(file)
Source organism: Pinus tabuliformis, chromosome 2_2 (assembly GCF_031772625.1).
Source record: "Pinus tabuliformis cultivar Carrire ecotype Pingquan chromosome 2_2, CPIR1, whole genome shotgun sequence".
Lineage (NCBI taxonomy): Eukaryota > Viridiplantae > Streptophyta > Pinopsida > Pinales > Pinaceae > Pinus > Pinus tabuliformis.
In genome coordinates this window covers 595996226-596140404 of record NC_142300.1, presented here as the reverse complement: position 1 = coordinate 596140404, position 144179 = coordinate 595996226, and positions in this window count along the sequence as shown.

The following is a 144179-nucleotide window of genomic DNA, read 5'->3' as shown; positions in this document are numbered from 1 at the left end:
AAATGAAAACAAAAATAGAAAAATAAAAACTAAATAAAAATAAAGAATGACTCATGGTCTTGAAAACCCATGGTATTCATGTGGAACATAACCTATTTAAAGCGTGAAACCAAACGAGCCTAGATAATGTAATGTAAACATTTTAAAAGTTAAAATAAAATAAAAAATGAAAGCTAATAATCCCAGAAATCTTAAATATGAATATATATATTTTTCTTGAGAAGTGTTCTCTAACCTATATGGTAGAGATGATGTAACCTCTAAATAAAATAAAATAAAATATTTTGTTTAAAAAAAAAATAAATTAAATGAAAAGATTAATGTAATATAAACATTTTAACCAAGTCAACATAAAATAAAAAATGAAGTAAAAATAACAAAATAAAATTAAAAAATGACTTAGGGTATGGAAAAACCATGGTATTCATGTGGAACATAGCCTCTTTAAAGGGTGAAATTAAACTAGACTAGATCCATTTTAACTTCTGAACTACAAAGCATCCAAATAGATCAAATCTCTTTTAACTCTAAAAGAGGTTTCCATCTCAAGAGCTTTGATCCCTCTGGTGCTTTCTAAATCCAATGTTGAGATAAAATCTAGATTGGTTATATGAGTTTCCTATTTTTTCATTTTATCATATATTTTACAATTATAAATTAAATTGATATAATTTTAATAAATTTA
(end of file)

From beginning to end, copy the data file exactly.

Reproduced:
Source organism: Pinus tabuliformis, chromosome 2_2 (assembly GCF_031772625.1).
Source record: "Pinus tabuliformis cultivar Carrire ecotype Pingquan chromosome 2_2, CPIR1, whole genome shotgun sequence".
Lineage (NCBI taxonomy): Eukaryota > Viridiplantae > Streptophyta > Pinopsida > Pinales > Pinaceae > Pinus > Pinus tabuliformis.
In genome coordinates this window covers 595996226-596140404 of record NC_142300.1, presented here as the reverse complement: position 1 = coordinate 596140404, position 144179 = coordinate 595996226, and positions in this window count along the sequence as shown.

The following is a 144179-nucleotide window of genomic DNA, read 5'->3' as shown; positions in this document are numbered from 1 at the left end:
AAATGAAAACAAAAATAGAAAAATAAAAACTAAATAAAAATAAAGAATGACTCATGGTCTTGAAAACCCATGGTATTCATGTGGAACATAACCTATTTAAAGCGTGAAACCAAACGAGCCTAGATAATGTAATGTAAACATTTTAAAAGTTAAAATAAAATAAAAAATGAAAGCTAATAATCCCAGAAATCTTAAATATGAATATATATATTTTTCTTGAGAAGTGTTCTCTAACCTATATGGTAGAGATGATGTAACCTCTAAATAAAATAAAATAAAATATTTTGTTTAAAAAAAAAATAAATTAAATGAAAAGATTAATGTAATATAAACATTTTAACCAAGTCAACATAAAATAAAAAATGAAGTAAAAATAACAAAATAAAATTAAAAAATGACTTAGGGTATGGAAAAACCATGGTATTCATGTGGAACATAGCCTCTTTAAAGGGTGAAATTAAACTAGACTAGATCCATTTTAACTTCTGAACTACAAAGCATCCAAATAGATCAAATCTCTTTTAACTCTAAAAGAGGTTTCCATCTCAAGAGCTTTGATCCCTCTGGTGCTTTCTAAATCCAATGTTGAGATAAAATCTAGATTGGTTATATGAGTTTCCTATTTTTTCATTTTATCATATATTTTACAATTATAAATTAAATTGATATAATTTTAATAAATTTA